Dundee V&A design winner chosen

Kengo Kuma's design The winning design is by Japanese architect Kengo Kuma

Related Stories

A winning design has been chosen for the V&A Museum planned for Dundee's waterfront.

Japanese architect Kengo Kuma beat off competition from five other short-listed companies with his vision for the £45m development.

More than 120 firms took part in the competition to design the landmark building, which is due to be opened in 2014.

The building will be sited at Craig Harbour on the banks of the River Tay.

The V&A at Dundee is being built in collaboration with the Victoria and Albert Museum in London.

Local partners in the project include the University of Dundee, the University of Abertay, Dundee City Council and Scottish Enterprise.

'Great honour'

Lesley Knox, chairman of the V&A at Dundee project and the jury panel, said Mr Kuma's design had been a unanimous choice that would "delight visitors".

He said: "It demonstrates a clear understanding of the city, offers a new experience of the river, and will be as exciting internally as it will be externally.

"This has the potential to be one of Europe's most exciting buildings."

Mr Kuma said: "It is a great honour to hear the news and my team and I are grateful for this significant opportunity.

Start Quote

The Kengo Kuma design gives us something which is bold and ambitious but buildable and practical”

End Quote Mike Galloway Dundee City Council

"I am thrilled to be able to work with those at V&A at Dundee in order to give shape to their vision, to contribute meaningfully to the cultural richness of the city."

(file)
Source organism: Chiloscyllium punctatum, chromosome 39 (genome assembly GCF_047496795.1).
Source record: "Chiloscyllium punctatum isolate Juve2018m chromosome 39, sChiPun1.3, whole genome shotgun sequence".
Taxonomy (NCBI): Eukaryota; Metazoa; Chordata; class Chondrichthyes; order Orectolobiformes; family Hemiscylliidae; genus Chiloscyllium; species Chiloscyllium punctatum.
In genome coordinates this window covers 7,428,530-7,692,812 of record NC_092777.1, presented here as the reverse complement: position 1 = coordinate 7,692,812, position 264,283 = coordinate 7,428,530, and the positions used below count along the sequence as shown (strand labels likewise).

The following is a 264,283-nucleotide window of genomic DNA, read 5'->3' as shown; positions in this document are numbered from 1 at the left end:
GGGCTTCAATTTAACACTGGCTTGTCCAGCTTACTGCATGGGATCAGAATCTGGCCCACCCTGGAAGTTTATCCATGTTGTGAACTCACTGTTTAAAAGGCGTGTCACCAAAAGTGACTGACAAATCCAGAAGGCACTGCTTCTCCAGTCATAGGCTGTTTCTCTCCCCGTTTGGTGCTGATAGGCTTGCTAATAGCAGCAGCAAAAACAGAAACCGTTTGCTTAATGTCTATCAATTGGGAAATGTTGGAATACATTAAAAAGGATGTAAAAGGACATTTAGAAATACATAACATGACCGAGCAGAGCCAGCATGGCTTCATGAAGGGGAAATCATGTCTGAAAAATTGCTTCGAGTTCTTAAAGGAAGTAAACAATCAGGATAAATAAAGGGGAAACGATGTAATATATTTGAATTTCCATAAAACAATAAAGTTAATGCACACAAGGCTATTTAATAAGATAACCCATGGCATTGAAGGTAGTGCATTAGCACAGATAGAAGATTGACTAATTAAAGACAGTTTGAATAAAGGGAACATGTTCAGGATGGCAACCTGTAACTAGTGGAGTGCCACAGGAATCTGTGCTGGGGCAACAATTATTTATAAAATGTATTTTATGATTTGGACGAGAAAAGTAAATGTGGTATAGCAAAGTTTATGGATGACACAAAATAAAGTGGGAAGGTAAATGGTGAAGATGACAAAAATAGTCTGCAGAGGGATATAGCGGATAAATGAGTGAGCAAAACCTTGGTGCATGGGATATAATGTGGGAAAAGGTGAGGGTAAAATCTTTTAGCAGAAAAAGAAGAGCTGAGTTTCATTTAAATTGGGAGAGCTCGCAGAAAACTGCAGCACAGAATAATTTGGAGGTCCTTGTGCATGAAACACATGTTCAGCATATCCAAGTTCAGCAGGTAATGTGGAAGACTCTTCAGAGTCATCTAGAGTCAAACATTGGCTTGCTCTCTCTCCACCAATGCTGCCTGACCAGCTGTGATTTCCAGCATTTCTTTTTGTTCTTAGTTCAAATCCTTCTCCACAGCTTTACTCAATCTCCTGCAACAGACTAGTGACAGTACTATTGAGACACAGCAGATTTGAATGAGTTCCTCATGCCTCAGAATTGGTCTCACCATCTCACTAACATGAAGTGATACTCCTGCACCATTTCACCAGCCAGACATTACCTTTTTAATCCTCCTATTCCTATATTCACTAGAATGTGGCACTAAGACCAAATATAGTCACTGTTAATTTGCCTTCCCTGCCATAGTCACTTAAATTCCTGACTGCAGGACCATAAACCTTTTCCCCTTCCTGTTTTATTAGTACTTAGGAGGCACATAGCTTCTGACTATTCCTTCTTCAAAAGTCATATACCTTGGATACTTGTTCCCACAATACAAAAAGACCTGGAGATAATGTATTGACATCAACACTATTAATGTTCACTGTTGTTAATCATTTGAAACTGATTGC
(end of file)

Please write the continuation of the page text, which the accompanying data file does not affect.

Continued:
The architect said the building would combine the tradition and heritage of London's Victoria and Albert Museum with new ideas.

'Exhaustive' process

The other architects shortlisted in May were Delugan Meissl Associated Architects, REX, Snøhetta, Steven Holl Architects and Sutherland Hussey Architects.

All the designs have been on public display since the end of September and the panel said comments from some of the 13,000 people who visited the exhibition were taken into the account.

The panel interviewed the architects and also viewed some of their previous work before making its decision.

Panel member Mike Galloway, from Dundee City Council, said the six proposals had been subjected to an "exhaustive scrutiny".

None of the submissions were excluded on cost grounds, he said.

Mr Galloway, director of city development at the council, added: "The Kengo Kuma design gives us something which is bold and ambitious but buildable and practical.

"It is a beautiful stone building which elegantly meets the requirements we laid out in the brief. This is a harmonious and integrated response to this unique site, which enhances the overall waterfront project."

More on This Story

Related Stories

The BBC is not responsible for the content of external Internet sites

BBC Tayside & Central



3 °C 1 °C


  • Mukesh SinghNo remorse

    Delhi bus rapist says victim shouldn't have fought back

  • Aimen DeanI spied

    The founder member of al-Qaeda who worked for MI6

  • Before and after shotsPerfect body

    Just how reliable are 'before and after' photos?

  • Lotus 97T driven by Elio de AngelisBeen and gone

    A champion F1 designer and other notable losses

  • A poster of Boris Nemtsov at a rally in St Petersburg, Russia, 1 MarchWho killed Nemtsov?

    Theories abound over murder that shocked Moscow

Try our new site and tell us what you think. Learn more
Take me there

Copyright © 2015 BBC. The BBC is not responsible for the content of external sites. Read more.

This page is best viewed in an up-to-date web browser with style sheets (CSS) enabled. While you will be able to view the content of this page in your current browser, you will not be able to get the full visual experience. Please consider upgrading your browser software or enabling style sheets (CSS) if you are able to do so.